Written by Karel Minor, Humane Pennsylvania President & CEO
Humane PA is very excited to share details about our next steps to deliver the most impactful services to animals and people in our community! The needs of animals and the community have rapidly changed a great deal in recent years. In the last 20 years, the number of animals entering Humane PA shelters has declined by over 85%. Shelter euthanasia has declined by 99%. These numbers reflect national statistics.
What worked in the past for animals and people is no longer needed at the same scale. It also means that some things we couldn’t do in the past because of space or resource limitations can be done now. Humane PA is focusing on three major service and quality expansions to best serve the needs of today’s animals and people.
- Targeted Free Roaming and Feral Cat Sterilization: While spaying/neutering was highly effective in reducing overpopulation stemming from house pets, the limited and scattershot approaches for feral and free-roaming cats have not been as successful. That’s because sterilizing a few cats from this colony and a few from that colony leaves plenty of cats behind to breed. Humane PA is now taking a different approach, based on data and models with proven success. Since February, under the leadership of free-roaming cat whisperer, Alex Young, our Healthy Pets Initiative staff have been working directly with caretakers of colonies ranging from a half dozen to a hundred cats. One colony at a time, we have been sterilizing 100% (or as close as possible) of partner-managed colonies. By sterilizing every single cat in an extremely short time frame, we ensure there are no new litters, avoid boom and death cycles, and make it possible to effectively intervene when one or two new cats move into a colony.
This targeted approach means the same number of sterilizations results in a dramatically improved overall reduction in breeding. So far we have successfully assisted fifteen colonies achieve full sterilization! Since free-roaming cats account for a significant portion of the kittens entering our care or needing fostering, we hope and expect to see a further reduction in incoming kittens in the coming year. For the test of this approach, all colonies have been in Berks County and sterilized at the Reading Campus. Our goal is to expand this program into Lancaster and begin identifying colonies for enrollment in this invitation-only partnership in the coming year.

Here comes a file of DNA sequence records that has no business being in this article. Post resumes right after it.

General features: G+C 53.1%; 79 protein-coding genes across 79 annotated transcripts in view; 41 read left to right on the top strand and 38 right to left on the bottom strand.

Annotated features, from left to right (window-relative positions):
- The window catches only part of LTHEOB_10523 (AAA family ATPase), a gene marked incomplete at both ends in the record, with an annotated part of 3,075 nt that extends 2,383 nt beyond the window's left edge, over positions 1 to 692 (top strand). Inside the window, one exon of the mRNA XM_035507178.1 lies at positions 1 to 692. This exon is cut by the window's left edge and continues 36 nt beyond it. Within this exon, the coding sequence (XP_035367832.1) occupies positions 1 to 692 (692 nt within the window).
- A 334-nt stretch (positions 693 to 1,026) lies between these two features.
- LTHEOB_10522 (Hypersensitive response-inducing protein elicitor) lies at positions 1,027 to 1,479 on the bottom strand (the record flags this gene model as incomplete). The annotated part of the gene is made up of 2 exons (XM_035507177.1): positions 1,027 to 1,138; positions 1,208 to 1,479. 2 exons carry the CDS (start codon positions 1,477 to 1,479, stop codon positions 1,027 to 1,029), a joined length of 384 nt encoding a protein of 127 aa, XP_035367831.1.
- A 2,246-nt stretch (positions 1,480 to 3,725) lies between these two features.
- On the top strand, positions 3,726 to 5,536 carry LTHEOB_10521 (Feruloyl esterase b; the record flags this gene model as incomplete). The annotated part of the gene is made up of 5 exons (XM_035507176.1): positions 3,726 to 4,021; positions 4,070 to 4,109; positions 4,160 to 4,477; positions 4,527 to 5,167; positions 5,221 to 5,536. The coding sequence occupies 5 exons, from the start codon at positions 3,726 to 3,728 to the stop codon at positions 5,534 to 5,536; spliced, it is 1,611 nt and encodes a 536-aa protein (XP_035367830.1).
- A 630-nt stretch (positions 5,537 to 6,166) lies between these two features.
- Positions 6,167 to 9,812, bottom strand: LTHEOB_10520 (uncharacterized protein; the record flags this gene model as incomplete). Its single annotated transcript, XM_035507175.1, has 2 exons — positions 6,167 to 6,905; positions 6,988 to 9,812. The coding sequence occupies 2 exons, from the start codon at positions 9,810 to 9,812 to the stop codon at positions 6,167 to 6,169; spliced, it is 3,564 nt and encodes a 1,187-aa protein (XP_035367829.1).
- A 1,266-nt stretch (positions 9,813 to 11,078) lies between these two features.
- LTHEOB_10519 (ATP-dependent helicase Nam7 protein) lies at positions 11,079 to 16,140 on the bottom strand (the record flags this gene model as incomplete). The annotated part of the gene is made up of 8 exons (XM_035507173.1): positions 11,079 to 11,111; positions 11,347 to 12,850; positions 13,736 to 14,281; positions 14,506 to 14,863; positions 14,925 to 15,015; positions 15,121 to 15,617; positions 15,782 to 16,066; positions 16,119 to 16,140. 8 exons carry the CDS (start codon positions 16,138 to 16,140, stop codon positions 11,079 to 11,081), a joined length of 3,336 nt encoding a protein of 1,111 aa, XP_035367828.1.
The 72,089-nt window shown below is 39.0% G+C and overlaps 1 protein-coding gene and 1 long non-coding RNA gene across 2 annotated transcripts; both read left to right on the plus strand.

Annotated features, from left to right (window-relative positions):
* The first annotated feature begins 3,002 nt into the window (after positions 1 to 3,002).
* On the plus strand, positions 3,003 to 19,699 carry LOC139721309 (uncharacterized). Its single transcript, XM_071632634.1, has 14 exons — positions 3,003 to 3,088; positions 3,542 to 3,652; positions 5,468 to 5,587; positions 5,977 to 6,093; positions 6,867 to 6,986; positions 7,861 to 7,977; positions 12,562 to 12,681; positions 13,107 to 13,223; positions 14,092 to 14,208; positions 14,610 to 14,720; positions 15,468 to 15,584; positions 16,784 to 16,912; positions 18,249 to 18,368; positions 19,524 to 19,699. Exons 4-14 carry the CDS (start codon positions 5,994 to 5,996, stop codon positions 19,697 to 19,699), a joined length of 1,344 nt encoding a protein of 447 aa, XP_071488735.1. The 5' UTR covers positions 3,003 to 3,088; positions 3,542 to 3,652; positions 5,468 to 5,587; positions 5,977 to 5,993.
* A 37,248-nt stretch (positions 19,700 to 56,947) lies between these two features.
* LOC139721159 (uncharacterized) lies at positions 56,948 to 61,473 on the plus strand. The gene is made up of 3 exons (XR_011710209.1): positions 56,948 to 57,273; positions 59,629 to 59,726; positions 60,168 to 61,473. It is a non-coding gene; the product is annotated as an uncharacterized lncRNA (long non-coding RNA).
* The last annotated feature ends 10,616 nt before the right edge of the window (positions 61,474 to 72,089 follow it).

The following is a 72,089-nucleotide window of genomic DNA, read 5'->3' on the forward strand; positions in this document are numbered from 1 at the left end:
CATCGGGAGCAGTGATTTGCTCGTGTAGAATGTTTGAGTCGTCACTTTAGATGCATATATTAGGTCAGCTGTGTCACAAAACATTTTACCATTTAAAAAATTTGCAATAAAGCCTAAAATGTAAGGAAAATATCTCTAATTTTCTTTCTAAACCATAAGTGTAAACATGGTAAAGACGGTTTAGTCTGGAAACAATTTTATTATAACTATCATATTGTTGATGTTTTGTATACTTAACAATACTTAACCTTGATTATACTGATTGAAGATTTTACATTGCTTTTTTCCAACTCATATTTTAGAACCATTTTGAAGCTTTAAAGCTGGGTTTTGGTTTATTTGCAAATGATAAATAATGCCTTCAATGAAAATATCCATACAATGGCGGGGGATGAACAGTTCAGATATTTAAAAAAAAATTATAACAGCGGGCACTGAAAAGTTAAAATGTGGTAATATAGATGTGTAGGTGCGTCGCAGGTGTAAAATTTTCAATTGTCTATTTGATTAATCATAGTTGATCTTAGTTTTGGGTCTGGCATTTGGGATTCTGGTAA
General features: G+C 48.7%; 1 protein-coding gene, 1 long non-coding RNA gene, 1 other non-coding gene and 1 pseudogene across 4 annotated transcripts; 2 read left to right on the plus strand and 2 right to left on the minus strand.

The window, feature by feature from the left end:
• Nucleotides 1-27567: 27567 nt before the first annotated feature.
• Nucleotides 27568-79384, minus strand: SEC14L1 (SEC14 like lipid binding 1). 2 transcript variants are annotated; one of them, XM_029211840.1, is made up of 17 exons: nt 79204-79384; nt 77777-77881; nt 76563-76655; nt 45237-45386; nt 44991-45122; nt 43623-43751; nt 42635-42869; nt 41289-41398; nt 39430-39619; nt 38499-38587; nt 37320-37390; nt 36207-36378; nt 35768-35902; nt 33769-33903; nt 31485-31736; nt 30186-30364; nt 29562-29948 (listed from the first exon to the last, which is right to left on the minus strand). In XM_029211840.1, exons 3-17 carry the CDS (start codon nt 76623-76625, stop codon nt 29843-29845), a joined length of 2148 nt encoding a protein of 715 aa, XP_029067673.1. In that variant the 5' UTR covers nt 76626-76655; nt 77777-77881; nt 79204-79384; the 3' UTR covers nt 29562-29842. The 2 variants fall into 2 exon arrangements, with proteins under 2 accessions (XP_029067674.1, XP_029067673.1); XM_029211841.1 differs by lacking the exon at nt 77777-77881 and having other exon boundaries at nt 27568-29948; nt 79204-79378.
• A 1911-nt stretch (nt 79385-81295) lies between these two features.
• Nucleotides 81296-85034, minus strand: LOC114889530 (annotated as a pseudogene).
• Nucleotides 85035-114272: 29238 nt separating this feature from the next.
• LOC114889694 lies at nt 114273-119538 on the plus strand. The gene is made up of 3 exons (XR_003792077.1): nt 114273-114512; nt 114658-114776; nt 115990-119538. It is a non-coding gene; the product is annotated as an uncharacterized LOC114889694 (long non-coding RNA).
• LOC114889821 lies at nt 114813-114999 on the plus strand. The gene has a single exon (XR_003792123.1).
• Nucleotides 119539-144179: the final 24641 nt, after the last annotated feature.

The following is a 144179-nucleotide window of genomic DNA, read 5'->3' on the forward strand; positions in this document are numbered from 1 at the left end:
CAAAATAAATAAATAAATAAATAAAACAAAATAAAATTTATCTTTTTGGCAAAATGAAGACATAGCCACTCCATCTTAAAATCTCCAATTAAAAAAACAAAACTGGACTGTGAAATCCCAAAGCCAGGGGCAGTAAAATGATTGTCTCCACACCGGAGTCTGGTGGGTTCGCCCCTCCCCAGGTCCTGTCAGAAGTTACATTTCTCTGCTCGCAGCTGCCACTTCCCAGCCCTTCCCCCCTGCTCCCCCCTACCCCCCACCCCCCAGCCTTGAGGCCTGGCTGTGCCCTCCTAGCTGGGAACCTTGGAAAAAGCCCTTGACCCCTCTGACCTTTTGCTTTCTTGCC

2. Awesome Cat and Critter Adoption Center Upgrades: 15 years ago, the Humane League of Lancaster County had a bold vision for a new cat adoption center. They even got cool artist renderings painted (see the picture below)!
But 15 years ago, it was a very different world. Far too many cats were still coming into shelters and, unfortunately, the project never began. Until now. Humane PA has taken that original plan and expanded on it. We will be creating the adoption center our cats and the community deserve and we hope it will serve as a new standard for all shelters.
Cats have always gotten the short end of the stick. Before they came to a shelter they could roam their entire house, even the entire world if they were indoor/outdoor cats. However, in shelters, they get stuck in tiny cages. If they were lucky they got somewhat bigger cages and group rooms, but even these were smaller than ideal or lacked enrichment and mental engagement. The new cat adoption center won’t quite give them the world but it comes closer. Cats suited for group housing will have large and bright spaces with windows to the world. Cats needing to be housed alone will get triple-sized, multi-compartment caging to move around in. Research has long shown that more space for cats decreases stress, and less stress makes for healthier, happier, and more adoptable cats.